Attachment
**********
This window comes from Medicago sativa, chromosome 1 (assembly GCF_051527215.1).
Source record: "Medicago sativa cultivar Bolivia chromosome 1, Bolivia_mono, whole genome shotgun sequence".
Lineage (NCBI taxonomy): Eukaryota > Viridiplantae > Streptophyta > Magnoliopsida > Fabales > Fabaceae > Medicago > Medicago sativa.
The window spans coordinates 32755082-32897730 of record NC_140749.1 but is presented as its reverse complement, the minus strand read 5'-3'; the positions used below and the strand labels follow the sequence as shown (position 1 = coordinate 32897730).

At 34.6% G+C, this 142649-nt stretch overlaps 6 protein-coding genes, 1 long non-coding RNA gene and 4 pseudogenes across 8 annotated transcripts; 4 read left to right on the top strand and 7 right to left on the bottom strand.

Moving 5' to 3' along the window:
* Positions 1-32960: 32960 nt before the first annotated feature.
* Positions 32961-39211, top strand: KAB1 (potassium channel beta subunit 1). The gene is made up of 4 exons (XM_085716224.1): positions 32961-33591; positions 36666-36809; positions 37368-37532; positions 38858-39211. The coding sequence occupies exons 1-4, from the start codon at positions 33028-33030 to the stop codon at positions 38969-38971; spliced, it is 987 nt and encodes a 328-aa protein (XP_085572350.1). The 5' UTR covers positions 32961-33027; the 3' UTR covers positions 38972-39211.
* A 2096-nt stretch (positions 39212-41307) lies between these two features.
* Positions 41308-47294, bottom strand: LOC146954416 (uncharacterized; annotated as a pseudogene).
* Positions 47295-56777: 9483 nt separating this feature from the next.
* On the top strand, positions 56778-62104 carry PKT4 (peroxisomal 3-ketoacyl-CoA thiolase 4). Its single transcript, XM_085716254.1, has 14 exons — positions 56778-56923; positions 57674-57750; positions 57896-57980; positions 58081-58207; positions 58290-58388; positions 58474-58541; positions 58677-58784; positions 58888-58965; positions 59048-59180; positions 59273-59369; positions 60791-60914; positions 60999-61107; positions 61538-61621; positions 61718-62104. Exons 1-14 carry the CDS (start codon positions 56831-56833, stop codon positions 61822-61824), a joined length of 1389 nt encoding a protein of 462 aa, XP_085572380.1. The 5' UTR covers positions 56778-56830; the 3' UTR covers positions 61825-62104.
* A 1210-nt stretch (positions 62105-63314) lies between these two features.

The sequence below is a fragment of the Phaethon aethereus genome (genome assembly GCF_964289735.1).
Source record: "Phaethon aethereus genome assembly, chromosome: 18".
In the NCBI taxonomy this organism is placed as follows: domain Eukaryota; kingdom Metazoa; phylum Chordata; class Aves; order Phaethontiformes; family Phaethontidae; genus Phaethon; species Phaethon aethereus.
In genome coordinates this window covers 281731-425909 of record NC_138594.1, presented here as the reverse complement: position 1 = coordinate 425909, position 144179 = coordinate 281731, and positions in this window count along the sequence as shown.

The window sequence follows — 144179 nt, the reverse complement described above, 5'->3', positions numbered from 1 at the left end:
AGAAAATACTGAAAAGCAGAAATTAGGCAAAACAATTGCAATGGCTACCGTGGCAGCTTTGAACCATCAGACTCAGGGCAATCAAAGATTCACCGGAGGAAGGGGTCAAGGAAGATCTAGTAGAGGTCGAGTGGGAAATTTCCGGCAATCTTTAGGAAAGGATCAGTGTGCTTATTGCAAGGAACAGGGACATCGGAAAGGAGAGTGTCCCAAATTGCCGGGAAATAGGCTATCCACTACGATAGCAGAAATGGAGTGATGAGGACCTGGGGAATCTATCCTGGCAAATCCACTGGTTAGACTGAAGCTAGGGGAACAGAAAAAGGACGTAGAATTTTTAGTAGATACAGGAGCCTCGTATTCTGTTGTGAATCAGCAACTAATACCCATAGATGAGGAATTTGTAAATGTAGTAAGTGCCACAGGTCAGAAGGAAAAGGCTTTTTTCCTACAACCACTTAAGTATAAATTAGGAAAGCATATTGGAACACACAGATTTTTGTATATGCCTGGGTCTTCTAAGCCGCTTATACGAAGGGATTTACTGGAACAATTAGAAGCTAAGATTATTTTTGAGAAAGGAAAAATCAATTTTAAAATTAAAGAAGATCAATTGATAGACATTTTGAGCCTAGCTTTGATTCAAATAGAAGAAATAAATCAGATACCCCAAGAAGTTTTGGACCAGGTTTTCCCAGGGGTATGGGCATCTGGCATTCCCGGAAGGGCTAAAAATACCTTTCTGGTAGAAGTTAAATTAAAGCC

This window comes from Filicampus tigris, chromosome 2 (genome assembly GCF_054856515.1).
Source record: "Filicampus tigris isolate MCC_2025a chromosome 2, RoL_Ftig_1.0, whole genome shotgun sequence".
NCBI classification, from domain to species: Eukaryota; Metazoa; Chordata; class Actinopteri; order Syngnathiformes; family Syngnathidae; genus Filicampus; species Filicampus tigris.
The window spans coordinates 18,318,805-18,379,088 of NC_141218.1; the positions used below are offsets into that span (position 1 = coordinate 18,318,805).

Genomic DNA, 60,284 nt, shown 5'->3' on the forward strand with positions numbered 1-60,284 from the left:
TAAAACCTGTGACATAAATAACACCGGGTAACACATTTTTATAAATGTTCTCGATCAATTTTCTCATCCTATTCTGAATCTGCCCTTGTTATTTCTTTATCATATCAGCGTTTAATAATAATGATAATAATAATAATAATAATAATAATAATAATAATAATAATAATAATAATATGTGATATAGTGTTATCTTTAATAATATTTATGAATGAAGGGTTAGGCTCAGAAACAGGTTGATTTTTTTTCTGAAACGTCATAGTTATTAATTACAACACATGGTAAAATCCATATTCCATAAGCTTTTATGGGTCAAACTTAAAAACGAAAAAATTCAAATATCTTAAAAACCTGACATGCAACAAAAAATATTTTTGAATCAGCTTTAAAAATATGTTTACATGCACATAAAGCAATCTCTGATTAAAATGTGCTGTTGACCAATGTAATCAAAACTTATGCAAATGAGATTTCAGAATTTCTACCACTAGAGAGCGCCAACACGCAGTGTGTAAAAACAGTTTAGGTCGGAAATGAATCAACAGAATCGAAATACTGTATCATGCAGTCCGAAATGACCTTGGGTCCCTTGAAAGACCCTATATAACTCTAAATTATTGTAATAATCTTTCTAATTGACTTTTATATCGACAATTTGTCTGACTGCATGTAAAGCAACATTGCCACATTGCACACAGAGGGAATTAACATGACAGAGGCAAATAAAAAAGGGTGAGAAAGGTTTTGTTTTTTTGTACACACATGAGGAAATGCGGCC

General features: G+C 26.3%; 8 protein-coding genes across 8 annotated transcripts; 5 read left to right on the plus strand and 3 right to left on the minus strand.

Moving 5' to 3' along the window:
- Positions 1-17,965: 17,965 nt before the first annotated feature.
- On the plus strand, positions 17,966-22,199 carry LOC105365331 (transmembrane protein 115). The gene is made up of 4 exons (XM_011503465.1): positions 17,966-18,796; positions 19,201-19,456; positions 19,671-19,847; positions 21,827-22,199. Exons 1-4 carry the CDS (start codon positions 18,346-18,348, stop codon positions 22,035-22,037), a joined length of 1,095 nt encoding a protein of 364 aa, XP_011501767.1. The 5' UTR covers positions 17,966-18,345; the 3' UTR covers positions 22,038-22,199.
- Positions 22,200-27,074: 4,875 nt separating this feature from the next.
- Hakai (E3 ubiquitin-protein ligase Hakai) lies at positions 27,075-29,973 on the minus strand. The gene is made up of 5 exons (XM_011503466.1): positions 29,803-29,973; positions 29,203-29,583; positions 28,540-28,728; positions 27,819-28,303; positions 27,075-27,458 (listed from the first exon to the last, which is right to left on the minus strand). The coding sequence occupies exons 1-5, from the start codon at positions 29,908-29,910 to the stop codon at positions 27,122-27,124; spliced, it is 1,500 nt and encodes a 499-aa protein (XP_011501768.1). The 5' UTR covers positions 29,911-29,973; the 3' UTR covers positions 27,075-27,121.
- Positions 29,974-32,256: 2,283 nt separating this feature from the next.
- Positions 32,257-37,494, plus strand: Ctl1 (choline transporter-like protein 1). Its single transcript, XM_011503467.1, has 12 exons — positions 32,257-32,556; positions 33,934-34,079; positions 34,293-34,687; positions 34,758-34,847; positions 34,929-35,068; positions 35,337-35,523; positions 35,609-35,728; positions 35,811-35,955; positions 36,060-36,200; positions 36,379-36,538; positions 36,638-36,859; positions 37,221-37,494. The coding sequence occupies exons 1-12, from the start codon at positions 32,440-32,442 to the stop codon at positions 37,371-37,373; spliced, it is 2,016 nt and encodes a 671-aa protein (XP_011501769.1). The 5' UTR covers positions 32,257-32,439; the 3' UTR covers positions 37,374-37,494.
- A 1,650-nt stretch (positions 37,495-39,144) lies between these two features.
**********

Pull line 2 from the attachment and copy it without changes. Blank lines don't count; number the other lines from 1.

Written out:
Source record: "Medicago sativa cultivar Bolivia chromosome 1, Bolivia_mono, whole genome shotgun sequence".